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    Very uneven employee satisfaction

    Anonymous Employee (Current Employee)
    The Woodlands, TX

    ProsThe core values are a strong base and total compensation is on the high end.

    ConsThe core values used more as reasonsto discipline employees than a foundation to create a strong employee base. Compensation policies are completely subjective, the actuality is that compensation does not have a true link to performance just real lose guidelines that are applied by each manager as they see fit.

    Advice to Senior ManagementReview the performance rating system and it's relationship to comp. Employees rated as 1,2,3 with 3 unacceptable and 60%+ employees rated a 2 makes it difficult to have meaningful performance discussions

    Yes, I would recommend this company to a friend – I'm optimistic about the outlook for this company

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    #1 workplace 3 years in a row.

    Regulatory (Current Employee)

    ProsThe employees are great, the benefits are great.

    ConsThe pressure and the workload is high. It takes most contractors 1 year + to get hired on, average is 2 years sometimes even more.

    Advice to Senior ManagementIf someone doesn't have a degree but is recognized as a extremely hard and dedicated worker, that fits the role with great referrals. Maybe HR should bypass the "Bachelors Degree Required" and give that person a chance. So they can better themselves and eventually start taking classes when the time is right for them.

    Yes, I would recommend this company to a friend – I'm optimistic about the outlook for this company

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    The Jury is still out...

    Senior Document Controller (Current Employee)
    The Woodlands, TX

    ProsWonderful facility; Nice surroundings; Ok thus far...

    ConsStill a newbie so the jury is still out...

    Advice to Senior ManagementNone at the present time.

    Yes, I would recommend this company to a friend

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    Great for Family & Friends, Bad for contractors!

    Specialist (Current Employee)
    Denver, CO

    ProsAnadarko seems like a wonderful company to work for if you get hired.

    ConsIf you come in as a contractor, good luck, don't plan to be hired very soon if at all because you're competing against everyone's family and friends. Anadarko is the definition of Nepotism.
    Plan to keep your job title for a few years as I've seen only one person in a year change titles and advance their career.

    Advice to Senior ManagementHire people that are best for the job not the person whose mom or dad already work there.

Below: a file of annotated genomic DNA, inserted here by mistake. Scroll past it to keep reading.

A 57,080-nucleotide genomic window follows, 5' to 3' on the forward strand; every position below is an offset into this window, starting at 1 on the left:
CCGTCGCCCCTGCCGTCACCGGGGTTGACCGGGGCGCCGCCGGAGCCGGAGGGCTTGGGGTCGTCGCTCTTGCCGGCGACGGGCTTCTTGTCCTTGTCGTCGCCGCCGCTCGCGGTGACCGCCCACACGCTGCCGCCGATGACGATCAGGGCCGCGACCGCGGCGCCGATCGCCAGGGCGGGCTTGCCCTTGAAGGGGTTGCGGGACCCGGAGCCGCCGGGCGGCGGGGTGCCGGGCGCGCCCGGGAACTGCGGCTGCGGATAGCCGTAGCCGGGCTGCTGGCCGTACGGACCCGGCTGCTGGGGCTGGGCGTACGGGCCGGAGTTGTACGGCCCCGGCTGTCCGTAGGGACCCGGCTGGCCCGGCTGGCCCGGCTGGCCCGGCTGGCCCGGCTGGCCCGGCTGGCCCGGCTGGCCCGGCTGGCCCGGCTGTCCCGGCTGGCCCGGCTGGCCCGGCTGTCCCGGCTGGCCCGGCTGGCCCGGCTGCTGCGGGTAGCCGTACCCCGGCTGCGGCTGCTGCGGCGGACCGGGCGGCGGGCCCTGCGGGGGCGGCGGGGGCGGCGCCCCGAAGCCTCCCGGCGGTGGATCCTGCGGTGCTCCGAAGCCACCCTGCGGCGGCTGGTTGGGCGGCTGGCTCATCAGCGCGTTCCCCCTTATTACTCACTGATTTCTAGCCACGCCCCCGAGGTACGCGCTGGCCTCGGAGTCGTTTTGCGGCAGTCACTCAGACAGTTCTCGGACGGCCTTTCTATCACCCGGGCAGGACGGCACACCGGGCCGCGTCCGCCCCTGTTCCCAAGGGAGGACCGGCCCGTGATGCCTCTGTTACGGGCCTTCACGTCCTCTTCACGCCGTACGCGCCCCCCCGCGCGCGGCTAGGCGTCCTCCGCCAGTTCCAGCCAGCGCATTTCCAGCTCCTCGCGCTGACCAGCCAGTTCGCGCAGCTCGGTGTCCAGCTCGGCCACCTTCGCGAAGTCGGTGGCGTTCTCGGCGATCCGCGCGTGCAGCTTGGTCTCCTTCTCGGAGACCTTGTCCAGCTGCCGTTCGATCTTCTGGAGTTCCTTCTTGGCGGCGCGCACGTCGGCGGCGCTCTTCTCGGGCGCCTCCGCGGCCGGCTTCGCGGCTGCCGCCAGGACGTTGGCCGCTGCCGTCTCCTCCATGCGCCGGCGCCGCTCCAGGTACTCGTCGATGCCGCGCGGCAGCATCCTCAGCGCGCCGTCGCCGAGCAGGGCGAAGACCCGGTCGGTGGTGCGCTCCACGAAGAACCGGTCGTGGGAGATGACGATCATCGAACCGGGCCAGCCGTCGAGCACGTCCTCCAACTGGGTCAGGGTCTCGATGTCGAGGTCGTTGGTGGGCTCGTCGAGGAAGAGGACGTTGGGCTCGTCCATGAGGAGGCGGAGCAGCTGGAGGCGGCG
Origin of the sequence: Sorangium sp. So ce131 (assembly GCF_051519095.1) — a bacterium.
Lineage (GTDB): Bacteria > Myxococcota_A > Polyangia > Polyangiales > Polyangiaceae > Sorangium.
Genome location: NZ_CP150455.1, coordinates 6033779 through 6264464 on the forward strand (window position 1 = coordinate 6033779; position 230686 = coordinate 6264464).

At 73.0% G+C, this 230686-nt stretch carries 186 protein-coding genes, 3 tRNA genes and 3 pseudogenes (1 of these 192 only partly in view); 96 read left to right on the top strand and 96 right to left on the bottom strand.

No, I would not recommend this company to a friend

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    Great company, terrible manager that I report to.

    Senior ITS Administrator (Automation) (Current Employee)
    Denver, CO

    ProsGood benefits, good pay, decent size bonuses, etc.

    ConsPolitics, politics, and more politics......

    Advice to Senior ManagementGet rid of the Automation Manager...

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    Laid back place to work

    Anonymous Employee (Former Employee)
    The Woodlands, TX

    ProsVery easy going, lots of work to do, decent set of technologies. Taking time off is not an issue at all.

    ConsNot a structured environment, no real quality control of the code base. No Unit or Integration tests at all. Poor code structure, no design patterns. If you're looking for an agile shop and or a place that has regular meetings, it is not the place for you. However, I will say that it's kind of what you make of it. If you push the envelope then you may be satisfied. Very easy to coast here but there are somewhat of what I would call deadlines. Not a bad place to work overall but don't expect much advancement as a contractor. Virtually impossible to go perm.

    Advice to Senior ManagementOverall, I think you are doing a good job. Open door policies most of the time.

    No, I would not recommend this company to a friend

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Anadarko’s mission is to deliver a competitive and sustainable rate of return to shareholders by developing, acquiring and exploring for oil and natural gas resources vital to the world’s health and welfare. A career… Full Overview

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Glassdoor is your free inside look at Anadarko Petroleum reviews and ratings — including employee satisfaction and approval rating for Anadarko Petroleum CEO R. A. Walker. All 15 reviews posted anonymously by Anadarko Petroleum employees.